At the Sounding Edge: Using QSynth and QJackCtl
In last month's column, I introduced seq24, a minimal but powerful MIDI sequencer. The final screenshot for that column shows off seq24 at work here in Studio Dave. In that screenshot you can see two of my favorite Linux audio programs, Rui Nuno Capela's QJackCtl and QSynth. In this month's column, we look at those applications more closely to learn what they do and how you can use them in your own Linux MIDI music workstation.
QSynth and QJackCtl are GUI front-ends for other software. QSynth provides a friendly user interface for the fluidsynth soundfont-based synthesizer. QJackCtl supplies a similar interface for the JACK audio server/transport control system. Both applications use a recent version of the Qt graphics toolkit and up-to-date versions of their other required components. Complete instructions for installing and configuring QSynth and QJackCtl can be read on their respective Web sites (see Resources), and most of the necessary software is included in mainstream Linux distributions. JACK and fluidsynth typically are not found in mainstream distros, but the QSynth/QJackCtl Web sites include URLs for those and all other required parts.
When I refer to a feature of QSynth or QJackCtl in many instances the feature really belongs to the underlying application. The GUIs organize the available functions of fluidsynth and JACK for easier access and control, so for convenience I've written as though QSynth and QJackCtl are complete in themselves.
JACK is an audio server and transport control system designed for low-latency and robust performance up to professional levels of use. Given a properly tuned base system--low-latency kernel, optimized disk throughput and so on--client applications can be routed and connected freely, sharing audio data without dropouts and potentially working with synchronized transport control. The system has been adopted throughout the Linux audio development community and has become a necessary part of any modern Linux-based music and sound production system.
JACK can be launched and controlled from the command prompt. But, when working in X, it's much nicer to use a GUI to configure the parameters of the JACK system. QJackCtl provides that GUI.
If you're running an audio-optimized Linux system, such as AGNULA/Demudi or Planet CCRMA, QJackCtl either is activated by default or is available as a menu item. If you start QJackCtl from the command prompt you can add the --help option to see a few possible startup options.
Figure 1 shows off QJackCtl's main panel. Its buttons control the JACK system active state (start/stop/quit), messaging and status reports, device connection management, transport control (play/pause), the setup configuration and a program information pop-up. The main panel also includes a visual display of the information reported by the status button.
Click the Setup button to open the system configuration dialog shown in Figure 2. This article is not about JACK, so I am going to skip a detailed explanation of JACK's parameters. QJackCtl attempts to configure itself with sensible defaults, but you will be able to tune JACK for better performance as you learn more about its capabilities. (See the JACK reference materials for more information).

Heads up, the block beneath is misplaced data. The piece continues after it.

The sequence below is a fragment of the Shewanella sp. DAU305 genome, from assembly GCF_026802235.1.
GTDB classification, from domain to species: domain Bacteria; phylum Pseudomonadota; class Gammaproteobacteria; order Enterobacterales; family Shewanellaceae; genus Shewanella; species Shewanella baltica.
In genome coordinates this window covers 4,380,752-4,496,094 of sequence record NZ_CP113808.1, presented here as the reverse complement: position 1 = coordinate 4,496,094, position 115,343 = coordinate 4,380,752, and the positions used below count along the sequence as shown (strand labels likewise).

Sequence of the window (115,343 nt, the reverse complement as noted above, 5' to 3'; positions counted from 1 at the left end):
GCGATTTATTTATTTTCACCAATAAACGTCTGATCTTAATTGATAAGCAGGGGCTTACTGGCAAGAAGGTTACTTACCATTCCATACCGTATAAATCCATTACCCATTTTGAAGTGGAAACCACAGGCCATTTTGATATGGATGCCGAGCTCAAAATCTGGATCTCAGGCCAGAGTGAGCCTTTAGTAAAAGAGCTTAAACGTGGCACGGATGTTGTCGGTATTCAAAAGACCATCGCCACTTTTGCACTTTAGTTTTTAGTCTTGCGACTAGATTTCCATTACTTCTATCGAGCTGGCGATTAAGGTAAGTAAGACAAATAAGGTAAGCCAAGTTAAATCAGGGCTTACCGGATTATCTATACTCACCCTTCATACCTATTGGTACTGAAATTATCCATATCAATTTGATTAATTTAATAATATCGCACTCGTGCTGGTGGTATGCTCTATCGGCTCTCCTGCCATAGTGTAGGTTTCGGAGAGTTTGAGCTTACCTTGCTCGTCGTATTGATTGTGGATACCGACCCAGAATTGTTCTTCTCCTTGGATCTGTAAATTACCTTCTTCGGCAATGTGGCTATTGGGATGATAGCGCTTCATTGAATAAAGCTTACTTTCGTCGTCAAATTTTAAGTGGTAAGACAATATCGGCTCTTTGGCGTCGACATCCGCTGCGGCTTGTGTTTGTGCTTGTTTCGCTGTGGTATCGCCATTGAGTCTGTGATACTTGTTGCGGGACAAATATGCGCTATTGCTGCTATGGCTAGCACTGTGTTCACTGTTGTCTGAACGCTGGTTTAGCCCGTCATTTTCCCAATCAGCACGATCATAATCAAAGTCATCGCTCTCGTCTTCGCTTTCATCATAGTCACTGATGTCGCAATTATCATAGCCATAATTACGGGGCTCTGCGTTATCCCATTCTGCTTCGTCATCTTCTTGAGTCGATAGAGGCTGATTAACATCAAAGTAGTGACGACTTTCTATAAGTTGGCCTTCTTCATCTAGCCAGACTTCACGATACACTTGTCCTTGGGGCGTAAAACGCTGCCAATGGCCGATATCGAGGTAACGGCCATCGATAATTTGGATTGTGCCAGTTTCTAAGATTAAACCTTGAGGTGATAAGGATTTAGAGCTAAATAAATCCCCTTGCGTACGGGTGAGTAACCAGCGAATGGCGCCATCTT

The Setup panel contains tabs for startup/shutdown scripts, font display settings and some miscellaneous options. The Display tab includes two items of special note, an option for connections to be drawn as Bezier curves and an option for renaming the clients and their ports. They may not seem so remarkable, but they are thoughtful and useful touches.
Assuming you have a working system, you now can click on the Start button to start using JACK. Figure 3 demonstrates QJackCtl at work with my M-Audio Delta 66. JACK typically handles only one soundcard at a time, so I have separate server configurations for my SBLive and Delta 66 cards. Figure 3 also shows the system status represented by the status panel and its visual display.
Now that we have a running JACK system, we can use it with QSynth. However, before making the connections, let's look at QSynth.
Similis sum folio de quo ludunt venti.
|Happy Birthday Linux||Aug 25, 2016|
|ContainerCon Vendors Offer Flexible Solutions for Managing All Your New Micro-VMs||Aug 24, 2016|
|Updates from LinuxCon and ContainerCon, Toronto, August 2016||Aug 23, 2016|
|NVMe over Fabrics Support Coming to the Linux 4.8 Kernel||Aug 22, 2016|
|What I Wish I’d Known When I Was an Embedded Linux Newbie||Aug 18, 2016|
|Pandas||Aug 17, 2016|
- Happy Birthday Linux
- ContainerCon Vendors Offer Flexible Solutions for Managing All Your New Micro-VMs
- Updates from LinuxCon and ContainerCon, Toronto, August 2016
- What I Wish I’d Known When I Was an Embedded Linux Newbie
- New Version of GParted
- NVMe over Fabrics Support Coming to the Linux 4.8 Kernel
- Tor 0.2.8.6 Is Released
- All about printf
- Blender for Visual Effects
- A New Project for Linux at 25
With all the industry talk about the benefits of Linux on Power and all the performance advantages offered by its open architecture, you may be considering a move in that direction. If you are thinking about analytics, big data and cloud computing, you would be right to evaluate Power. The idea of using commodity x86 hardware and replacing it every three years is an outdated cost model. It doesn’t consider the total cost of ownership, and it doesn’t consider the advantage of real processing power, high-availability and multithreading like a demon.
This ebook takes a look at some of the practical applications of the Linux on Power platform and ways you might bring all the performance power of this open architecture to bear for your organization. There are no smoke and mirrors here—just hard, cold, empirical evidence provided by independent sources. I also consider some innovative ways Linux on Power will be used in the future.Get the Guide